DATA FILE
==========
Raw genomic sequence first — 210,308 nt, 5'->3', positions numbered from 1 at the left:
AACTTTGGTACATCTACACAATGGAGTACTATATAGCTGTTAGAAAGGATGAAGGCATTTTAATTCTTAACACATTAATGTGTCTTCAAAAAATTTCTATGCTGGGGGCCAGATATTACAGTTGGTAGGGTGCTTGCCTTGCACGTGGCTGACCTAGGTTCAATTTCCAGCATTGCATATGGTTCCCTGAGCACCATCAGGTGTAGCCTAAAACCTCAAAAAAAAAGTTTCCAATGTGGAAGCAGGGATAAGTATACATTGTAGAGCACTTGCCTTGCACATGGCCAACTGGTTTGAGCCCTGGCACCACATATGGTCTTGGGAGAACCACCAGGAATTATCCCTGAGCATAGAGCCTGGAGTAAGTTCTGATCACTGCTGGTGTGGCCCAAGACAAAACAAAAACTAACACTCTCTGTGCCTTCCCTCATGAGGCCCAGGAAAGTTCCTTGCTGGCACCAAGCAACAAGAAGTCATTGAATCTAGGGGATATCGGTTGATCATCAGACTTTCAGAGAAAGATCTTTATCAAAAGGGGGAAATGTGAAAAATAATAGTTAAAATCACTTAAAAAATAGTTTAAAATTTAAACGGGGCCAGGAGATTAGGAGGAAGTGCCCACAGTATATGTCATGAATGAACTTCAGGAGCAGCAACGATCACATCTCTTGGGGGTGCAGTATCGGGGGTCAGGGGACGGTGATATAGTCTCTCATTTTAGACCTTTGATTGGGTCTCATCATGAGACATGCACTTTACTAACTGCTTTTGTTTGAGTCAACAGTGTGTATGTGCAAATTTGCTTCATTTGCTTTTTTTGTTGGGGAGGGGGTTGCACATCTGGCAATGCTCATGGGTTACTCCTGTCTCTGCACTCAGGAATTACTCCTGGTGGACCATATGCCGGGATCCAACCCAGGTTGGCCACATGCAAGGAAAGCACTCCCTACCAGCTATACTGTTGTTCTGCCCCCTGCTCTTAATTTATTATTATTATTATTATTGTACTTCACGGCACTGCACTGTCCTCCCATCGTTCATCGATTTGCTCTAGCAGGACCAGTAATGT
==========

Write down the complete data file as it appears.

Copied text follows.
Raw genomic sequence first — 210,308 nt, 5'->3', positions numbered from 1 at the left:
AACTTTGGTACATCTACACAATGGAGTACTATATAGCTGTTAGAAAGGATGAAGGCATTTTAATTCTTAACACATTAATGTGTCTTCAAAAAATTTCTATGCTGGGGGCCAGATATTACAGTTGGTAGGGTGCTTGCCTTGCACGTGGCTGACCTAGGTTCAATTTCCAGCATTGCATATGGTTCCCTGAGCACCATCAGGTGTAGCCTAAAACCTCAAAAAAAAAGTTTCCAATGTGGAAGCAGGGATAAGTATACATTGTAGAGCACTTGCCTTGCACATGGCCAACTGGTTTGAGCCCTGGCACCACATATGGTCTTGGGAGAACCACCAGGAATTATCCCTGAGCATAGAGCCTGGAGTAAGTTCTGATCACTGCTGGTGTGGCCCAAGACAAAACAAAAACTAACACTCTCTGTGCCTTCCCTCATGAGGCCCAGGAAAGTTCCTTGCTGGCACCAAGCAACAAGAAGTCATTGAATCTAGGGGATATCGGTTGATCATCAGACTTTCAGAGAAAGATCTTTATCAAAAGGGGGAAATGTGAAAAATAATAGTTAAAATCACTTAAAAAATAGTTTAAAATTTAAACGGGGCCAGGAGATTAGGAGGAAGTGCCCACAGTATATGTCATGAATGAACTTCAGGAGCAGCAACGATCACATCTCTTGGGGGTGCAGTATCGGGGGTCAGGGGACGGTGATATAGTCTCTCATTTTAGACCTTTGATTGGGTCTCATCATGAGACATGCACTTTACTAACTGCTTTTGTTTGAGTCAACAGTGTGTATGTGCAAATTTGCTTCATTTGCTTTTTTTGTTGGGGAGGGGGTTGCACATCTGGCAATGCTCATGGGTTACTCCTGTCTCTGCACTCAGGAATTACTCCTGGTGGACCATATGCCGGGATCCAACCCAGGTTGGCCACATGCAAGGAAAGCACTCCCTACCAGCTATACTGTTGTTCTGCCCCCTGCTCTTAATTTATTATTATTATTATTATTGTACTTCACGGCACTGCACTGTCCTCCCATCGTTCATCGATTTGCTCTAGCAGGACCAGTAATGT